Deliverance in Alexandria
My buddy Brandon and I decided to buy a boat together last winter at the end of duck hunting season. Our plan was to get a used pontoon boat with a decent motor so that we could have a party deck in the summer for our family and a floating duck blind in the winter for our friends.
Like any millennial looking for a bargain on used stuff, Brandon and I took to scouring Craigslist for our new boat.
Have you ever bought anything on Craigslist? It’s a strange concept at first because more than likely, it will require you visiting the home of a stranger or a stranger visiting your home. But honestly, once you use it a couple of times, you realize most people are pretty normal, and you stop thinking about how sketchy the whole process is.
That is, until you realize there’s a huge difference between the person selling a Pottery Barn credenza and the person selling a 20-year-old pontoon boat.
I live in Northern Virginia, one of the most densely populated and affluent areas in the country. George Washington used to live down the street from me. The average cost of a house in my neighborhood is close to a half mil. I teach the daughter of Hillary Clinton’s lawyer. Et cetera, et cetera.
Keep all of this in mind when I tell you about Terry, who lives two miles down the road.
After months of searching for the right deal, Brandon and I came across a guy right in our neighborhood selling a pontoon boat that met our specifications. Brandon set up an appointment, and one summer afternoon, we headed over.
Terry’s house was an impressive 3-story stone relic, easily 150 years old. Only the top of it was visible over the old-growth cedar trees, and the winding driveway was guarded by an automated wrought iron gate and two security cameras pointed at us.
“I’m surprised,” I said to Brandon as we approached the compound. “I figured this would be a good ol’ boy.”
Brandon laughed. “Oh, I talked to him on the phone. Don’t worry, he is.”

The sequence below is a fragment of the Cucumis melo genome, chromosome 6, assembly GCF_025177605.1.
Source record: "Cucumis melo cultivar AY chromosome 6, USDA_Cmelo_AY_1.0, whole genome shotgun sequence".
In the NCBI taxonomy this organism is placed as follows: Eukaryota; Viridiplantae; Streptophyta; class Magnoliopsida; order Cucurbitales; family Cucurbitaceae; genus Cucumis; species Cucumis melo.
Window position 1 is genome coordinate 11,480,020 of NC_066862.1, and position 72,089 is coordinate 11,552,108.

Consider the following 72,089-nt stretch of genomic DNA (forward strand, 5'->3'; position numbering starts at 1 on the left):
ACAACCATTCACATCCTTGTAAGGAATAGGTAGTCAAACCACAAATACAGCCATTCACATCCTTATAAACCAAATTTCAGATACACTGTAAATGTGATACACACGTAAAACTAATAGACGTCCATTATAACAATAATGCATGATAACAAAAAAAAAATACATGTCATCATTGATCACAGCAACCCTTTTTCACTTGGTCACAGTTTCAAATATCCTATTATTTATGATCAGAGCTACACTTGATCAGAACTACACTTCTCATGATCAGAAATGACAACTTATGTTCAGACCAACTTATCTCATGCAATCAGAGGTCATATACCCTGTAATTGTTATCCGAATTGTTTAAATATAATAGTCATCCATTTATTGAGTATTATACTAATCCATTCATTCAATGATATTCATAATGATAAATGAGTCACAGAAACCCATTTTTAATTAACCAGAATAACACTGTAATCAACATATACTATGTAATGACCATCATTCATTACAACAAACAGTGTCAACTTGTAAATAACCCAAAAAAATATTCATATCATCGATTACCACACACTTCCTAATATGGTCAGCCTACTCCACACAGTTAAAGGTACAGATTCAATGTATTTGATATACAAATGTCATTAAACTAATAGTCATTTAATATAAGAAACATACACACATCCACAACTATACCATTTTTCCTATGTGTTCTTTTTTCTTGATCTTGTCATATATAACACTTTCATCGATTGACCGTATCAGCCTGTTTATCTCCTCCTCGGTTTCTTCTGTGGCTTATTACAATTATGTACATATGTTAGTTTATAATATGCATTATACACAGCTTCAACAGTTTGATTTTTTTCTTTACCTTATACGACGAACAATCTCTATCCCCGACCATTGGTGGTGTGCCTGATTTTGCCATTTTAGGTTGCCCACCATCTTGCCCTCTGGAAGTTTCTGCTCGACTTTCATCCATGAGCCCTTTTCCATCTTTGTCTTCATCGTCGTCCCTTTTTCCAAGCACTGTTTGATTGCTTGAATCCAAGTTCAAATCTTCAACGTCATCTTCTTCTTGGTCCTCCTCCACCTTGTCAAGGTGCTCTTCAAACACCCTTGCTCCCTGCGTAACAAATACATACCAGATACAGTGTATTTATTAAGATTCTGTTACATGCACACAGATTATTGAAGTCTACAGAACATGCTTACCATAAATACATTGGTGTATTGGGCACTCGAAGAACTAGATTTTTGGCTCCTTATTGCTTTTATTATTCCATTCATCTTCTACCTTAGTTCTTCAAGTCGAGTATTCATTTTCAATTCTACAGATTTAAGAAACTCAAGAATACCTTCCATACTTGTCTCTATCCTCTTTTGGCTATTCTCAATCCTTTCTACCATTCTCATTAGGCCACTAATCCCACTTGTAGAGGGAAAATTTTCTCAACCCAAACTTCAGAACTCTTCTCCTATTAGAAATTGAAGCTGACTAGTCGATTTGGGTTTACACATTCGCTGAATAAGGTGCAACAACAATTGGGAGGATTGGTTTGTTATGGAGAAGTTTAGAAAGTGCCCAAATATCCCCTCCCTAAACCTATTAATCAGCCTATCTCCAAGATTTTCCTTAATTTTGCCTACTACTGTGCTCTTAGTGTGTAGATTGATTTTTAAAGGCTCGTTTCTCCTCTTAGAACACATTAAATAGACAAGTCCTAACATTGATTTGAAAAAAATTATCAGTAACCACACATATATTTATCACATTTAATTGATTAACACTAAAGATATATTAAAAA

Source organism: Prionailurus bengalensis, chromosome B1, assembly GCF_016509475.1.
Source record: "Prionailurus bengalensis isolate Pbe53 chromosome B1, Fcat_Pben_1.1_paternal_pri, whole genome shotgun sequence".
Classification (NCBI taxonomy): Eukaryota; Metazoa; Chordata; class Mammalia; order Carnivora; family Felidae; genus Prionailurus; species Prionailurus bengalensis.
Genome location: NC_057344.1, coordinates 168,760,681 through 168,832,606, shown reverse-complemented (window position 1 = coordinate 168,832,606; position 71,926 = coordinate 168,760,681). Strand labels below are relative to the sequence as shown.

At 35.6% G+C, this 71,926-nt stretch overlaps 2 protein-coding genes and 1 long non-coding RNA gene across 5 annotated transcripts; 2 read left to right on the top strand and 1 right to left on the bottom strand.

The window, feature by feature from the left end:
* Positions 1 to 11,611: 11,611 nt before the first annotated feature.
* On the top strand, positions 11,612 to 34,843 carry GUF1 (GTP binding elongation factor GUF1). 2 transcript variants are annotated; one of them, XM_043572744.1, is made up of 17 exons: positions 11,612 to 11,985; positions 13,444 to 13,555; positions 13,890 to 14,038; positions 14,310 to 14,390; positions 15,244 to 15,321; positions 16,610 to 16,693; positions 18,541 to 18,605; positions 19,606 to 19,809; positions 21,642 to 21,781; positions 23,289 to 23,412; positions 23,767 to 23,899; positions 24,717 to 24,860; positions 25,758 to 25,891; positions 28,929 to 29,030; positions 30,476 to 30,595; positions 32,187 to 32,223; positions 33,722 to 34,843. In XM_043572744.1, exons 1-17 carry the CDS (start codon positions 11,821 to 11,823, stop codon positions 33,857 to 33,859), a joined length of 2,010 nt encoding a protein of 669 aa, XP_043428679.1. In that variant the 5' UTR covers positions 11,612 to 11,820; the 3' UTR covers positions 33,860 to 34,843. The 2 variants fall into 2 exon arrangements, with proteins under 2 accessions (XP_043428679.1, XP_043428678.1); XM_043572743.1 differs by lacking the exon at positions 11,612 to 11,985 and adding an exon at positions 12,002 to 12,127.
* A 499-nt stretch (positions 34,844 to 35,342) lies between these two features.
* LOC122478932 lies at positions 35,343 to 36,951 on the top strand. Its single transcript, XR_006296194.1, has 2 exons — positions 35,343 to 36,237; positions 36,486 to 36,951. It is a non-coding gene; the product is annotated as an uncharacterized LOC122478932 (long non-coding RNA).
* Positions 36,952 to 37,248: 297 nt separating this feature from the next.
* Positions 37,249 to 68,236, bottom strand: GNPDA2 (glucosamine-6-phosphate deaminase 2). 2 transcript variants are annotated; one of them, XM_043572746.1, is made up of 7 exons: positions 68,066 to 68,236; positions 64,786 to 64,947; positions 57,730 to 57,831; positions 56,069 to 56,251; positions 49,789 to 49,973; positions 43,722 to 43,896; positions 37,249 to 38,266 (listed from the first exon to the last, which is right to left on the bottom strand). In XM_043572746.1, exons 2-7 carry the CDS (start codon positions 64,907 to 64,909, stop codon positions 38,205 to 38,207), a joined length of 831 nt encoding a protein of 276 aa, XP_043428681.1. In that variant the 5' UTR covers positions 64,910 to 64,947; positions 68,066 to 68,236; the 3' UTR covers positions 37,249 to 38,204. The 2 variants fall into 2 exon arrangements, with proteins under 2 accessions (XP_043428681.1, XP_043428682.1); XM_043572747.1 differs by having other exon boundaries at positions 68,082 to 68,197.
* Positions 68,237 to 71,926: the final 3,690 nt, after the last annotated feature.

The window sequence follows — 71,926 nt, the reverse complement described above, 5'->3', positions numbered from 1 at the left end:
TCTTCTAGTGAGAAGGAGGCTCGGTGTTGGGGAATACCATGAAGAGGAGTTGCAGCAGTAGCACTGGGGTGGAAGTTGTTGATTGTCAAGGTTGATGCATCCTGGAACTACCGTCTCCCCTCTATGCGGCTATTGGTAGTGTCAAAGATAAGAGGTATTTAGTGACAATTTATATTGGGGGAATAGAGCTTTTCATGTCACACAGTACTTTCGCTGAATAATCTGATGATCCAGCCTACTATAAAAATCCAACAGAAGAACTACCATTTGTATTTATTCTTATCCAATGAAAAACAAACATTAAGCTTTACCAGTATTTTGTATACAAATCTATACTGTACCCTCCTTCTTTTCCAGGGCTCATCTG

As soon as we passed through the stand of tall cedars, the illusion of grandeur provided from the street view shattered into a thousand pieces.
The house was indeed old and stately, but it slumped before us like a drunk, homeless man wearing a tuxedo. Paint peeled from the frames of grime-caked windows. The front porch crumbled into itself, the stone turning to powder. Flower beds overflowed with skeletons of dead bushes and soda cups and shopping bags. Parked at the end of the driveway was a garbage truck that had clearly not run since the Carter administration.
There are times in life you just can’t prepare for. An unexpected death, a well-executed surprise, seeing a celebrity at the airport. For me, meeting Terry was one of those times.
He ambled out of the side yard to meet us, sidestepping a pair of rusted go-karts and a riding lawnmower missing a hood. He was probably only in his mid-50s, but could have been 80. He wore a Goodyear Tires hat, a rooster tail of gray hair jutting out the back, sweatpants, and a purple Crown Royal t-shirt that read “Crown Your Bartender” in gold type.
Oh, and he had on two different shoes. One was a dirty New Balance sneaker and the other a soft brown shoe, a moccasin or a slipper maybe.
“This is a great house,” Brandon said once we shook hands. “How big is the property?”
“Yep, been in the family a long time,” Terry said. Whole lot is four acres.”
“I can’t believe you have so much land in Alexandria.”
Terry made a wheezing sound like when a shampoo bottle is almost empty that I think was a laugh. “I’m land rich, that’s for sure, but I’m cash poor. Got a bit of a credit problem, you see. Cash is king.”
Brandon shot me a look that said I hope you told someone where we are, because we may not get out of here alive. “Great, let’s take a look at this boat,” he said.
Turns out Terry was not selling one, but TWO pontoon boats, both of which were parked on his four-acre property, surrounded by the carcasses of abandoned appliances, discarded toys, and all manner of small-engined machines.